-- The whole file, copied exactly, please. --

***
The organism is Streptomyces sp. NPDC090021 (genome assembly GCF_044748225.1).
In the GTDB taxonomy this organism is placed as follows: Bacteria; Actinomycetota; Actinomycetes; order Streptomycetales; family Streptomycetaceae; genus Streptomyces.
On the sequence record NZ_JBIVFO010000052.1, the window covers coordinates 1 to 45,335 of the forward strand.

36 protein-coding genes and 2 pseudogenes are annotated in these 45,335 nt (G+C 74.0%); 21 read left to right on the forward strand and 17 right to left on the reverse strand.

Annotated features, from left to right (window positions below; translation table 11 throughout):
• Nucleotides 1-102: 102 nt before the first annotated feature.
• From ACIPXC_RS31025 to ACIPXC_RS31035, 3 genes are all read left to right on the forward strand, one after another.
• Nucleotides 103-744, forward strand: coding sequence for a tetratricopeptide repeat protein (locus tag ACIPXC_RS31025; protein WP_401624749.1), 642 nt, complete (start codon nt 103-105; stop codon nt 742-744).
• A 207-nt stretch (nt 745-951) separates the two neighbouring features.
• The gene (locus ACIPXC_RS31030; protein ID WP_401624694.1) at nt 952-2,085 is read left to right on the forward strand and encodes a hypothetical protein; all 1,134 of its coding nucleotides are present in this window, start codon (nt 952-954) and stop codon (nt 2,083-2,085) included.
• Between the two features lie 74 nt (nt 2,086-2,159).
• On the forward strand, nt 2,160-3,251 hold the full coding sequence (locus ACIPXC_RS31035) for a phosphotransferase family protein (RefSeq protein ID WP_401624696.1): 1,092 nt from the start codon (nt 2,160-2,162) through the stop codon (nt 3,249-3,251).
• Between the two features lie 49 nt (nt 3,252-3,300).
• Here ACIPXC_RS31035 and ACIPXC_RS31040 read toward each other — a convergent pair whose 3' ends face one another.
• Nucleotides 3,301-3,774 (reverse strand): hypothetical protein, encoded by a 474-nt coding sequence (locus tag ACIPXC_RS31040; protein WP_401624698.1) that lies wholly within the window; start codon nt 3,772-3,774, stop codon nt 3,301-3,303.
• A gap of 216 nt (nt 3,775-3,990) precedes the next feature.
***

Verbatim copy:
The organism is Streptomyces sp. NPDC090021 (genome assembly GCF_044748225.1).
In the GTDB taxonomy this organism is placed as follows: Bacteria; Actinomycetota; Actinomycetes; order Streptomycetales; family Streptomycetaceae; genus Streptomyces.
On the sequence record NZ_JBIVFO010000052.1, the window covers coordinates 1 to 45,335 of the forward strand.

36 protein-coding genes and 2 pseudogenes are annotated in these 45,335 nt (G+C 74.0%); 21 read left to right on the forward strand and 17 right to left on the reverse strand.

Annotated features, from left to right (window positions below; translation table 11 throughout):
• Nucleotides 1-102: 102 nt before the first annotated feature.
• From ACIPXC_RS31025 to ACIPXC_RS31035, 3 genes are all read left to right on the forward strand, one after another.
• Nucleotides 103-744, forward strand: coding sequence for a tetratricopeptide repeat protein (locus tag ACIPXC_RS31025; protein WP_401624749.1), 642 nt, complete (start codon nt 103-105; stop codon nt 742-744).
• A 207-nt stretch (nt 745-951) separates the two neighbouring features.
• The gene (locus ACIPXC_RS31030; protein ID WP_401624694.1) at nt 952-2,085 is read left to right on the forward strand and encodes a hypothetical protein; all 1,134 of its coding nucleotides are present in this window, start codon (nt 952-954) and stop codon (nt 2,083-2,085) included.
• Between the two features lie 74 nt (nt 2,086-2,159).
• On the forward strand, nt 2,160-3,251 hold the full coding sequence (locus ACIPXC_RS31035) for a phosphotransferase family protein (RefSeq protein ID WP_401624696.1): 1,092 nt from the start codon (nt 2,160-2,162) through the stop codon (nt 3,249-3,251).
• Between the two features lie 49 nt (nt 3,252-3,300).
• Here ACIPXC_RS31035 and ACIPXC_RS31040 read toward each other — a convergent pair whose 3' ends face one another.
• Nucleotides 3,301-3,774 (reverse strand): hypothetical protein, encoded by a 474-nt coding sequence (locus tag ACIPXC_RS31040; protein WP_401624698.1) that lies wholly within the window; start codon nt 3,772-3,774, stop codon nt 3,301-3,303.
• A gap of 216 nt (nt 3,775-3,990) precedes the next feature.